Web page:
Cyril Ramaphosa, President of South Africa, wants to make the cannabis industry a priority. Under current legislation, people who use cannabis in public can be jailed for 2 years and, if they do so in front of children, they face 4. The South African Department of Agriculture, Land Reform, and Rural Development introduced a cannabis master plan last summer to finally get the industry off the ground.
South African President Cyril Ramaphosa wants to speed up the regulation of the cannabis industry in South Africa.
The president said in his state of the nation address on Thursday that hemp and cannabis production could create 130 000 new jobs. Creating a regulatory and policy framework for the industry is now a priority.
“We want to harness that,” said Ramaphosa. “We will fast-track policy and regulations for the use of cannabis for medical purposes, particularly in the Eastern Cape and KwaZulu-Natal” to ensure that cannabis realizes its “huge” investment and job creation potential.
For more news like this, download our free cannabis news app.
Finally Implementing Cannabis Legalisation in South Africa
Plans to legalize cannabis in South Africa must also make headway, despite being stalled in parliament since late 2020.
In 2017, South Africa’s constitutional court ruled that the government could not prevent citizens from growing and consuming cannabis in their homes. This ruling gave lawmakers two years to propose legislation. The bill that came to fruition in 2020 was nevertheless widely criticized for its harsh penalties and confusing rules.
Under the bill, people who use cannabis in public can be jailed for up to two years, and if they do so in front of children, they face four years behind bars.
The bill removed the minor offenses but did not specify enforcement measures. It also failed to provide rules for marketing cannabis in South Africa, which has largely prevented the development of an industry.
The bill also benefited those with space to grow and consume cannabis in peace, while the harsh penalties would put more pressure on poor and vulnerable communities.
South African Department of Agriculture Responds
In response to this unpopular bill in South Africa, the South African Department of Agriculture, Land Reform and Rural Development (DALRRD) introduced a cannabis master plan last summer to finally get the industry off the ground.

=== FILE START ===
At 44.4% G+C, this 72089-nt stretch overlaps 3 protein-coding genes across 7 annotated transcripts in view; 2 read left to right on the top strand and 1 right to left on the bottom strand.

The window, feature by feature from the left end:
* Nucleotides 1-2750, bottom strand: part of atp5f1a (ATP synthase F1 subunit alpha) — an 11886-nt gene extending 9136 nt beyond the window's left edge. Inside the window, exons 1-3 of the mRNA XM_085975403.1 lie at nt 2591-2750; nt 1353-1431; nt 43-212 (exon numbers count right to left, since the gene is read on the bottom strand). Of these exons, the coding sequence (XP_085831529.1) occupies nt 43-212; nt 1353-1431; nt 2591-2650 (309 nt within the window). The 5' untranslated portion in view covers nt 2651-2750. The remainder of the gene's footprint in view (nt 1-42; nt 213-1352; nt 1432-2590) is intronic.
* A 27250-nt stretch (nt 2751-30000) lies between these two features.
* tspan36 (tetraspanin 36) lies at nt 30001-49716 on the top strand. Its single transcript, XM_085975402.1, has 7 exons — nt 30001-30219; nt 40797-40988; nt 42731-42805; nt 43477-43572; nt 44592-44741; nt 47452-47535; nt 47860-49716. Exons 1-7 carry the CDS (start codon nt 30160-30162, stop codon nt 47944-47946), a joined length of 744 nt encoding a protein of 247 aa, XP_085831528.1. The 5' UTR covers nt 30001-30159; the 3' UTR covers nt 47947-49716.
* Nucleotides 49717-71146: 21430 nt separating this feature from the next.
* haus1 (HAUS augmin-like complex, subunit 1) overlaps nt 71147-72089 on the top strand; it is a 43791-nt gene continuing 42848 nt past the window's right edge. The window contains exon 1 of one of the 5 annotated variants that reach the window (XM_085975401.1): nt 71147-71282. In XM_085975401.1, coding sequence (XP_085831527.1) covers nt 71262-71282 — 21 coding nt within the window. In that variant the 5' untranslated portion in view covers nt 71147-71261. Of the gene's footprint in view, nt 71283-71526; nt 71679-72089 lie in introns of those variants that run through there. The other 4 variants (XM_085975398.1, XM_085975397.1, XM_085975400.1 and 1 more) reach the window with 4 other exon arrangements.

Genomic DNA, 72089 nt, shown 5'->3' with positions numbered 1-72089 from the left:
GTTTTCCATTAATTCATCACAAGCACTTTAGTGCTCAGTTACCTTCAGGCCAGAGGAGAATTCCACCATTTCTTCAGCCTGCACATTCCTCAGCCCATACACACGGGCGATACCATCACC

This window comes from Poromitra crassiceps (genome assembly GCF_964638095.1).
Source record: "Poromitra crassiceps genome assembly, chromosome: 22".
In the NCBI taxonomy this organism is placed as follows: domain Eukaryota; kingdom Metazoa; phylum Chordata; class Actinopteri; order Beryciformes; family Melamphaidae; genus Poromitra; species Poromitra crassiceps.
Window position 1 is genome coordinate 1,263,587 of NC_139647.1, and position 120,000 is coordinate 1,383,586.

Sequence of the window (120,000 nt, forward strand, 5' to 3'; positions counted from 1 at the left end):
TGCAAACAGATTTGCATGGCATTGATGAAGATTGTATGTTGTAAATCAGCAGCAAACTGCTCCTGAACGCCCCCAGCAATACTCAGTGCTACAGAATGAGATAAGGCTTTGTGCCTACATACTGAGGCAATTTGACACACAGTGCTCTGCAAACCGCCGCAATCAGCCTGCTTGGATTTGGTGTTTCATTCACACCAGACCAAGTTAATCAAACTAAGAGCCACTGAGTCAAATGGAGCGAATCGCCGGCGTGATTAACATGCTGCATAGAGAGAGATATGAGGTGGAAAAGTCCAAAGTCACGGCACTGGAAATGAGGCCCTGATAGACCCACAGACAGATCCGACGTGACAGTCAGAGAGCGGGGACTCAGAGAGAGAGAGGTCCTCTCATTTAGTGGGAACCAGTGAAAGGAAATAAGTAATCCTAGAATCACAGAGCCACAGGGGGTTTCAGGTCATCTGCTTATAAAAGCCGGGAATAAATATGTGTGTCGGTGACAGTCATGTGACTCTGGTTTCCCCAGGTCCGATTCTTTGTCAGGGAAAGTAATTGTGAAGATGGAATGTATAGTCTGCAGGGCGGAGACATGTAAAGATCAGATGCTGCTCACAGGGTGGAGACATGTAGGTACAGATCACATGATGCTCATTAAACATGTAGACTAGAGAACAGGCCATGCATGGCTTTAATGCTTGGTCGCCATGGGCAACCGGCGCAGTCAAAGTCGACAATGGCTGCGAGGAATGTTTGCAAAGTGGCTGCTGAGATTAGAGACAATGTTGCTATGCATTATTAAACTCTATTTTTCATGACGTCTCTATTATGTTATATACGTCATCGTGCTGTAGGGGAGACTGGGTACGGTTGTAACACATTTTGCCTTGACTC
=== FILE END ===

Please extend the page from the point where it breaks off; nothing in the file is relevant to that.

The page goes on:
The plan creates a seed registration and certification system in South Africa, while drawing on traditional knowledge to support research and development. It aims to provide technical and financial support to farmers and develop the local market while facilitating exports for South African products. It also implements education and training programs.
The bill is currently before the South African parliament.
DISCLAIMER: This article was written by a third-party contributor and does not reflect the opinion of Hemp.im, its management, staff, or its associates. Please review our disclaimer for more information.
This article may include forward-looking statements. These forward-looking statements generally are identified by the words “believe,” “project,” “estimate,” “become,” “plan,” “will,” and similar expressions. These forward-looking statements involve known and unknown risks as well as uncertainties, including those discussed in the following cautionary statements and elsewhere in this article and on this site. Although the Company may believe that its expectations are based on reasonable assumptions, the actual results that the Company may achieve may differ materially from any forward-looking statements, which reflect the opinions of the management of the Company only as of the date hereof. Additionally, please make sure to read these important disclosures.
First published in NewsWeed, a third-party contributor translated and adapted the article from the original. In case of discrepancy, the original will prevail.
Although we made reasonable efforts to provide accurate translations, some parts may be incorrect. Hemp.im assumes no responsibility for errors, omissions or ambiguities in the translations provided on this website. Any person or entity relying on translated content does so at their own risk. Hemp.im is not responsible for losses caused by such reliance on the accuracy or reliability of translated information. If you wish to report an error or inaccuracy in the translation, we encourage you to contact us.